What I learnt this week: he said, she said.

It’s week two on my edits for Search for Truth and I’ve finished going through the manuscript once, making all the major changes. I’ve added, shuffled and deleted bits.

Now it’s time to check that I’ve added, shuffled and deleted the right bits.

One thing I’ve been conscious of changing quite a lot is the word said.

Janet said

John said

And though my heroine is Tess and my hero Jim, I hope get my drift. When I’d grown beyond the reading stage and into the writing stage at school, I remember being taught he said, she said was very monotonous. Find different ways to express it.

Now I actually call myself a writer (gulp), I feel the weight of this responsibility even more.

And there are a host of other words to choose from. Here is my crib list. I’m sure there are many more (and if you think of them, please let me know!)

Informed, told, replied, asked, whispered, mumbled, muttered, demanded, taunted, teased, mocked, grumbled, breathed, drawled, scoffed, bellowed, ventured, stated, countered, retorted 

Sometimes these work well. They really add to the spirit of the conversation. He scoffed gives a sense of not just who is saying the words, but how they are saying them. The attitude behind the words. I can often hear my husband when I use the phrase.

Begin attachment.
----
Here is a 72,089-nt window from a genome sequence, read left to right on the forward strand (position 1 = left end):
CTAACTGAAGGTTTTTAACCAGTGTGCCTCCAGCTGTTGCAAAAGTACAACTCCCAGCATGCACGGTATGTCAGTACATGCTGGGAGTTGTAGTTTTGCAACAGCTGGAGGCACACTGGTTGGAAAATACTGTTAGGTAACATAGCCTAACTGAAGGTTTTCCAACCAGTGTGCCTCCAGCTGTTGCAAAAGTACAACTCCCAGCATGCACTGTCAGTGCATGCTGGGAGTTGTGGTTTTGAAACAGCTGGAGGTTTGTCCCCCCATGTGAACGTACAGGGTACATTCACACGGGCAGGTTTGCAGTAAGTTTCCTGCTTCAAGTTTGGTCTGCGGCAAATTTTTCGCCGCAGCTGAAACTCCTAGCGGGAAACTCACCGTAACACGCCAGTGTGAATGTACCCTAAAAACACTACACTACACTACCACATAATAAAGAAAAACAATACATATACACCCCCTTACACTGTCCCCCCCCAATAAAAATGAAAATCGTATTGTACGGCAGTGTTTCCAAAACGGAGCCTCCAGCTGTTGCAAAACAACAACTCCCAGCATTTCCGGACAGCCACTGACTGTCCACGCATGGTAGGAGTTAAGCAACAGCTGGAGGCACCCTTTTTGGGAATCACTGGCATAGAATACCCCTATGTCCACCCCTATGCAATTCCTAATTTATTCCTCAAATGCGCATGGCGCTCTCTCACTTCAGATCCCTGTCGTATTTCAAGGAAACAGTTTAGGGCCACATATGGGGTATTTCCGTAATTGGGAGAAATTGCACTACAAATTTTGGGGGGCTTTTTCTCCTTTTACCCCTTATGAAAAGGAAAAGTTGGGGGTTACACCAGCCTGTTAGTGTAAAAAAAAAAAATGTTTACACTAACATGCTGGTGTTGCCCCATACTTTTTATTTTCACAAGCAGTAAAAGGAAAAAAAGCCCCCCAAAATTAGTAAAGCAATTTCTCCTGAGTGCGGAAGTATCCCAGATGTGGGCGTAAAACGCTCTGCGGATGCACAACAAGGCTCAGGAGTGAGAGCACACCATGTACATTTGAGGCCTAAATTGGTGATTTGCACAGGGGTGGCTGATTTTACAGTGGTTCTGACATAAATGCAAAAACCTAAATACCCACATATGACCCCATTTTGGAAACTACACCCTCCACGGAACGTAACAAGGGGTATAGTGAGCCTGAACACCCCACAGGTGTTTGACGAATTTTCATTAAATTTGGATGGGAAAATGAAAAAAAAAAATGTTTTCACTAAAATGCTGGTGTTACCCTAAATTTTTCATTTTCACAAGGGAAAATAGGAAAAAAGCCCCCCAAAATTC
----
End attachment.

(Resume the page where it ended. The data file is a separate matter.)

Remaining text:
‘Do you really need this many boots?’ he scoffed.


[Answer: yes]

Then trouble is, we say things in a multitude of different ways and it’s not always possible to pin the emotion down to this small list of words. I can cheat and add words after said though.

He said tightly, gently, mildly, lightly, harshly, jokingly … you get my drift.

And many times I can get away with just the speech because it’s obvious who’s talking. Or I can interrupt the speech with a he frowned, he went to shut the door (other phrases are available).

But whilst I’m worrying about all this, will my reader care? I’m not sure I even notice the use of the word said when I’m reading. Is that because I’m so engrossed in the dialogue, or because the writer has cleverly drip fed the word, mixing it with a variety of others throughout the book?

Finally, I look at Lee Child.

The guy said, ‘So that’s our legal advice?’

Reacher said, ‘Noted.’

His books are riddled with saids. And it doesn’t seem to have done him much harm, does it?

So I hope, if you read Search for Truth, your focus will be on what is being said. And not on whether I actually used the word said …


  • Sally Malcolm

    Oh that’s something I’ve gone back and forward on too. I was once told that ‘said’ is invisible to the reader and is often the better choice because words like ‘murmured’ ‘snorted’ ‘muttered’ etc are more visible, especially if it looks like the author is reaching for something that’s not ‘said’. Does that make sense? (she said). I actually find I use ‘said’ more now than in my earlier writing! I guess it’s the editor’s job to decide if it’s working or not!

    • Kathryn Freeman

      Thanks so much for dropping by Sally and very interesting to hear that said is invisible to the reader. That certainly makes sense to me as I really don’t think I notice when I’m reading. Just when I’m painstakingly editing my own work!